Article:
Like many metal acts over the years desperate to be tarred with the ‘punk’’ brush as a compensation for some sort of self-perceived attitude deficit, Sister actually rock nicely enough ‘just’ as a straight-up neo-hair metal band, without any need for safety pins or superglue.
One listen to opening single Carved in Stone reveals them to be a fabulously competent mashup of Guns n’Roses and Skid Row, a cowbell-drenched fiesta of gritty riffage and grittier melodies, with just the hint of a Lydonesque sneer in the vocal of Jamie Anderson. And that’s pretty much as far as it goes.
Stand Up… isn’t quite up there with any of the afore-mentioned band’s greatest albums – that would be too much to hope for – but it is a riotously enjoyable listen in this own right, and sometimes that has to be enough.
Lost in Line is simply glorious, Anderson throwing in some death metal growls – and an actual, Tom-Warrior-Would-Approve death grunt – to leaven the overweening melodiousness, with Tim Tweak supplying some beefy Steve Jones style guitar at the end of the song to punk things up again, but really the need to be punk should be left by the wayside – these boys rock hard enough as it is.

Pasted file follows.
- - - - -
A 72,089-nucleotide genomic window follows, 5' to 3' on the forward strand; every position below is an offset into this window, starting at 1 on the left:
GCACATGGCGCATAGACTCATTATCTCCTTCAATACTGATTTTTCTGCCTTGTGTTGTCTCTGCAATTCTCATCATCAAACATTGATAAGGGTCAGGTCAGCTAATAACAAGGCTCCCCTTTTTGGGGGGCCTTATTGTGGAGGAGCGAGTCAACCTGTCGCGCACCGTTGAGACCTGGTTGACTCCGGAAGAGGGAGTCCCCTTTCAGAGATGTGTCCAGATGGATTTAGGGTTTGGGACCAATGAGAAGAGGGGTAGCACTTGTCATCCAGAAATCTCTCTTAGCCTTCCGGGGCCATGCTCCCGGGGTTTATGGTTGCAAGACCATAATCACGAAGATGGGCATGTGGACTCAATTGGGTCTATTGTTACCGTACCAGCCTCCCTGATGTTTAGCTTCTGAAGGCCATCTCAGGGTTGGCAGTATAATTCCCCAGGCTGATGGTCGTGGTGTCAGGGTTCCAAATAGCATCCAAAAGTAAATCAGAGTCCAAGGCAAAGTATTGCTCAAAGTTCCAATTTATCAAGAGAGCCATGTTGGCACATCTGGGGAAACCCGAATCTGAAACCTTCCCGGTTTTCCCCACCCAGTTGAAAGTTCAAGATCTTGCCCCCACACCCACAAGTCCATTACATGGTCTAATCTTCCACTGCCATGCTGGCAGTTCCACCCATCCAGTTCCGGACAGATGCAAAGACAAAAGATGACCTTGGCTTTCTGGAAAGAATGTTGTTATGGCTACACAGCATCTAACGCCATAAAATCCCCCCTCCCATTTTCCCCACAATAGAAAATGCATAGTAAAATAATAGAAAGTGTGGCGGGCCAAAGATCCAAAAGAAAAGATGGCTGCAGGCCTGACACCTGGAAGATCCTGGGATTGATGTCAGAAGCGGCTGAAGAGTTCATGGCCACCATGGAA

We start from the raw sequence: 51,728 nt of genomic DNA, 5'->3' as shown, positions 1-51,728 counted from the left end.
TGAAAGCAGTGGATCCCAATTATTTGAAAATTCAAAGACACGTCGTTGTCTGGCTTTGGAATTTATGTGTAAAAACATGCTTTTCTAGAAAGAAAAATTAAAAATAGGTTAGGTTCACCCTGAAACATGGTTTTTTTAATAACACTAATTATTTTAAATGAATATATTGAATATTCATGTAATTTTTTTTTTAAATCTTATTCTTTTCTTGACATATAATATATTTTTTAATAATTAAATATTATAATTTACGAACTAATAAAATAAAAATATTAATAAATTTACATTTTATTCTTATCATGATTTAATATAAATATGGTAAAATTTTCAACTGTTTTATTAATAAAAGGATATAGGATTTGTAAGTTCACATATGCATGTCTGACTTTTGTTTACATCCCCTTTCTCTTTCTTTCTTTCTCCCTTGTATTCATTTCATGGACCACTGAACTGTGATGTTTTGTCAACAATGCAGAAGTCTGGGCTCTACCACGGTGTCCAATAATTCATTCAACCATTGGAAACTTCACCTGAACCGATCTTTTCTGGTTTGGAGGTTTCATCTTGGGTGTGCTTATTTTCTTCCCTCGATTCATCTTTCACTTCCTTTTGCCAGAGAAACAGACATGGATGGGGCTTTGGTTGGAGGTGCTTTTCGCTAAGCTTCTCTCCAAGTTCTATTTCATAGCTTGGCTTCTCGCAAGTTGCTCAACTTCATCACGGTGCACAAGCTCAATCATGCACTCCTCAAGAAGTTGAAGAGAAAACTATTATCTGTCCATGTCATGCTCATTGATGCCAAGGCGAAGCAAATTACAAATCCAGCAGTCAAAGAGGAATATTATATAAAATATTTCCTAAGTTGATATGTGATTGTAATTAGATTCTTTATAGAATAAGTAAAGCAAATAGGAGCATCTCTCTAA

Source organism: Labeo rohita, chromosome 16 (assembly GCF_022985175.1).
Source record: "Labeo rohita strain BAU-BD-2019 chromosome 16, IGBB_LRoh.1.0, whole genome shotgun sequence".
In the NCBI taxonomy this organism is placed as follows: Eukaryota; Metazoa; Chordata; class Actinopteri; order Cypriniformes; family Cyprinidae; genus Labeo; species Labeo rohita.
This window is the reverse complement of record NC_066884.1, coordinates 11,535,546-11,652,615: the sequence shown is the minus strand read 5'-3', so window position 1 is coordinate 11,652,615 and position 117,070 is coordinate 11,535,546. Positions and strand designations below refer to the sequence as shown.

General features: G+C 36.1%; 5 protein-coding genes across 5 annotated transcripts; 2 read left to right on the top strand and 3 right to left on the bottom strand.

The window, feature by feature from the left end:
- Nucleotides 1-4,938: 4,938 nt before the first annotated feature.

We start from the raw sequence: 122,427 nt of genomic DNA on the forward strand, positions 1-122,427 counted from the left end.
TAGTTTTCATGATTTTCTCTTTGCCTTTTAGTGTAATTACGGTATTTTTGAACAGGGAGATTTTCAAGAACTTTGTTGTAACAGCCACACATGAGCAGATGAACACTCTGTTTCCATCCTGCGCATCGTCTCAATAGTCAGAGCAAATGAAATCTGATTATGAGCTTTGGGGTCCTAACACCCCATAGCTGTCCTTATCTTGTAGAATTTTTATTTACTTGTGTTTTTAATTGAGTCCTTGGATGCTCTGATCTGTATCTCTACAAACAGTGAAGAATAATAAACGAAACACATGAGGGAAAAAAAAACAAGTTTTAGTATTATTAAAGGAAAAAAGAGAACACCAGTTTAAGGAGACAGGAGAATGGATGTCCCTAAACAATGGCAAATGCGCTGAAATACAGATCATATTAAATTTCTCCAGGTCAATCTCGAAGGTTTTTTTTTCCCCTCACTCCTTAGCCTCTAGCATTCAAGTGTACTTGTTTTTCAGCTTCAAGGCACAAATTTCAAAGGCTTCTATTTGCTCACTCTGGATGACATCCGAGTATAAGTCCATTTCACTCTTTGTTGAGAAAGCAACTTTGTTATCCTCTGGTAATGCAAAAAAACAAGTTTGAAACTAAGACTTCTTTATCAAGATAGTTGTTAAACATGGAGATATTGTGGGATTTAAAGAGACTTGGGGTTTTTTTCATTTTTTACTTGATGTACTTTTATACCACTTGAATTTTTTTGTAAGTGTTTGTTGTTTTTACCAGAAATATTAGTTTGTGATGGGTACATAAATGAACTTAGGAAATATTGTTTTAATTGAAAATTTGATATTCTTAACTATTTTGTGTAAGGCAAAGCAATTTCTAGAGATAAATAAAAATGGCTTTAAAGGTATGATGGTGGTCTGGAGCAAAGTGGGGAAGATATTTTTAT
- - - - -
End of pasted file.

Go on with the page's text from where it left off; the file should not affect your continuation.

Almost every song carries an unfeasibly catchy gang vocal at some point, making this the ideal record for getting ready for a night out on the town with your nearest and dearest friends and a vat of Jack – Trail of Destruction is simply made to soundtrack drunken staggers home worldwide over the coming years – whilst at the other end of the spectrum Carry On opens with a gently strummed acoustic underpinning Anderson’s hoarse emoting. Even at not-quite-full-bore this is appealing stuff, the apparent disposability of the music actually hiding some depth and real songwriting skill. Tweak teases a nice, tasteful solo out of his axe midway through the song as an added bonus (surely he tweaks it out? -Ed).
The frankly massive Unbeliever is probably the best track on the album, a thunderous reread of what made W.A.S.P. so appealing when they first came out, with a chorus you’ll be singing for days in best I Wanna Be Somebody style – it’s that good – and whilst the second half of the album doesn’t quite hold it’s end up as well as the first – only Liberation Song is really in the same class – it has to be said that there’s more than enough good stuff on offer here to keep all but the most ravenous hair/sleaze metallist satisfied.
Stand Up, Forward, March! is released by Metal Blade on November 25th.